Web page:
Cancer patients are prone to nutritional problems, and the incidence of moderate and severe malnutrition in hospitalized cancer patients is as high as 60–80% (Chen, Jiang & He, 2021). The deaths due to malnutrition account for about 20–22%, which is the main cause of death for patients with cancer (Schuetz et al., 2021). Cancer-related malnutrition has become the focus of research aimed at improving the treatment and prognosis of cancer patients (Schuetz et al., 2021). There is no universal agreement about the best diagnostic criteria, the definition of malnutrition and how to identify the patients who would benefit from nutritional intervention (Schuetz et al., 2021; Elia, 2017). Consequently, nutrition assessment is one of the most important contents of comprehensive treatment of cancer (Seo et al., 2022). The most commonly used nutritional screening tools are various scales, diversely developed for detection of malnutrition, management of malnutrition, and prediction of clinical outcomes or health care usage, among which nutritional risk screening 2002 (NRS2002), patient-generated subjective nutrition assessment (PG-SGA) and malnutrition universal screening tool (MUST) are the most commonly used in nutritional assessment for patients with cancer (Elia, 2017; Miller et al., 2018). However, these evaluation tools have limitations, which are relatively cumbersome for nutritional assessment and could easily increase the workload of nursing staff in clinical application.

PNI, also called Onodera’s index, is calculated by selecting plasma albumin and total count of peripheral blood lymphocytes, which is a simple, convenient and practical nutritional index without complicated evaluation (Wang, Zhao & He, 2021). Albumin is the main protein component in the total serum protein of normal human body, and its decline can be caused by long-term insufficient protein intake or increased consumption of patients caused by malnutrition and chronic consumptive diseases, especially for cancer patients. Lymphocytes are a family of white blood cells found in the blood and lymphoid tissues that determines the specificity of immune responses to foreign organisms, which mediate the body’s cellular immunity, humoral immunity and killing effect on tumor cells and virus-infected cells (Van Der Leun, Thommen & Schumacher, 2020). Accordingly, PNI can reflect the general condition of cancer patients including nutritional status, physical condition, protein turnover, and immune competence (Demirelli et al., 2021). PNI has been widely used to evaluate the nutritional status of esophageal cancer and head and neck cancer, and has been proved to reflect the prognosis of these cancer patients (Ge et al., 2021; Fanetti et al., 2021). However, the prognostic values of PNI in cervical cancer patients are still unknown, and data for the association between PNI and QOL are scanty, this study aims to investigate the association between PNI and survival quality for this malignancy.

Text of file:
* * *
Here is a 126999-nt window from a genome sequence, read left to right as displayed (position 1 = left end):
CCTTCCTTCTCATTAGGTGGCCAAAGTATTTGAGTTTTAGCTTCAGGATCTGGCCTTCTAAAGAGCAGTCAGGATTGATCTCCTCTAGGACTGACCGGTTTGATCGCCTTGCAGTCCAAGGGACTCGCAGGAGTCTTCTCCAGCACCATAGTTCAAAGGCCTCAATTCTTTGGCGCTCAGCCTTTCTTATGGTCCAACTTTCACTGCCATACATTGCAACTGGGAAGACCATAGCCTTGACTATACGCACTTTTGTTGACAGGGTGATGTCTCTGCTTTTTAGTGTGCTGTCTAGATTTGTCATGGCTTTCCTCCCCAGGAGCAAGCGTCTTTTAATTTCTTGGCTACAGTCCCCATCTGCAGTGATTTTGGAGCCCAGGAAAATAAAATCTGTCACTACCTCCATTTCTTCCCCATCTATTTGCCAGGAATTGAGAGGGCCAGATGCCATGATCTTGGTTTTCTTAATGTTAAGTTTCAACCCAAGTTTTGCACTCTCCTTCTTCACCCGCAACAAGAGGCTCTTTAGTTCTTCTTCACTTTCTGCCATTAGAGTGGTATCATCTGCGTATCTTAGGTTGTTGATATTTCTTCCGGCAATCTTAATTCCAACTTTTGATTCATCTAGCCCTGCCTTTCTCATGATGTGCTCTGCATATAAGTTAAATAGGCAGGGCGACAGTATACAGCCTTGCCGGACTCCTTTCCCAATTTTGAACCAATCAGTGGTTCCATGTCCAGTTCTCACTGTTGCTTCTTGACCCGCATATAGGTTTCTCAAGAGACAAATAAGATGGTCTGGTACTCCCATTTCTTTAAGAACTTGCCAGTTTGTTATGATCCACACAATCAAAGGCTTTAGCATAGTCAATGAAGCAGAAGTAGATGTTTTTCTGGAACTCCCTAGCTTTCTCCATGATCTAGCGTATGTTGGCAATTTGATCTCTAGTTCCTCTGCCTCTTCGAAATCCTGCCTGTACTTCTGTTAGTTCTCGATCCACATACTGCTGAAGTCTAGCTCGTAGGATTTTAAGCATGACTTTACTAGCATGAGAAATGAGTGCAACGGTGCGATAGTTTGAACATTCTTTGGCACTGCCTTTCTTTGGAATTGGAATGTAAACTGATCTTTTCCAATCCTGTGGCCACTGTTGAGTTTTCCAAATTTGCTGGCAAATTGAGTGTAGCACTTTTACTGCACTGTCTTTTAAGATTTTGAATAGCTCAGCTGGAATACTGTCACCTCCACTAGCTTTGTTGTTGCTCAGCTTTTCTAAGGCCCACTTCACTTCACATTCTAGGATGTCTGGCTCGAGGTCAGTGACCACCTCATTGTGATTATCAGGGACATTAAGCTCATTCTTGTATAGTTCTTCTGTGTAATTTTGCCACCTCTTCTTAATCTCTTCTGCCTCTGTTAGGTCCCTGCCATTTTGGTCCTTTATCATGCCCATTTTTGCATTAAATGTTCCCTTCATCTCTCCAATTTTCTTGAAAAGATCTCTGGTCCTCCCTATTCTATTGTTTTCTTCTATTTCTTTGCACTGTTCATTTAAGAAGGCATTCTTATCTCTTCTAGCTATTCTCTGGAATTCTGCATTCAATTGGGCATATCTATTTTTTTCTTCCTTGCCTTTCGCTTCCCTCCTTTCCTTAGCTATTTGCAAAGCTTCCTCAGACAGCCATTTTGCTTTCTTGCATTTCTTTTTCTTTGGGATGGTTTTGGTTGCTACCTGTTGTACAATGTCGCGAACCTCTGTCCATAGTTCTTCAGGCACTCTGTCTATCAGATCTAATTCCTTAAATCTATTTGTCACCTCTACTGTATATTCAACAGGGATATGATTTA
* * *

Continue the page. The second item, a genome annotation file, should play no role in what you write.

First of all, we divided the subjects according to the PNI cut-off value of 48.8, that is, the high-PNI group and the low-PNI group. Currently, there is no unified standard for the cut-off value of PNI. Onodera et al. proposed that PNI > 50 represents the normal nutritional status, while PNI < 50 indicates different degrees of malnutrition (Onodera, Goseki & Kosaki, 1984); however, Lee et al. (2017) proposed that the PNI cut-off value of 49.5 for pancreatic cancer patients has better sensitivity and specificity. At present, the PNI cut-off value of 48.8 has become the most recognized grouping standard (Fanetti et al., 2021; Migita et al., 2013). In this study, with the PNI cut-off value of 48.8, 36.96% (51/138) of cervical cancers were screened and divided into low-PNI group, indicating that malnutrition in patients with cervical cancers is a serious problem. Second, we found that more patients with young age, more patients received radical surgery + adjuvant radiotherapy, and more patients with higher education level in the high-PNI group. We speculated that these young patients have higher educational level and are easy to detect their disease status early, so they are more likely to get early surgery. Third, we explored the differences of QOL between the different PNI groups. Taking into account differences in age, treatment mode, and education level, a propensity matching analysis was applied to correct the statistical heterogeneity between the two groups. And then statistical differences of scores of physical functioning and overall quality of life in the high-PNI group were detected in the low-PNI group. Moreover, patients in the low-PNI group were more likely to have treatment-related complications such as fatigue, nausea and vomiting, pain and diarrhea. Fourth, we took the patients with cervical cancer who have received radical concurrent chemoradiotherapy with comparable primary tumor lesions as the research object to explore the objective response rate of tumor treatment under different PNI status. We found that the ORR of patients with low PNI was lower compared with patients with high PNI, and further found that the main reason for local treatment failure of patients was related to radiotherapy intolerance and radioactive enteritis. Finally, we compared the difference of OS under different PNI status. We found that patients with low PNI had worse prognosis.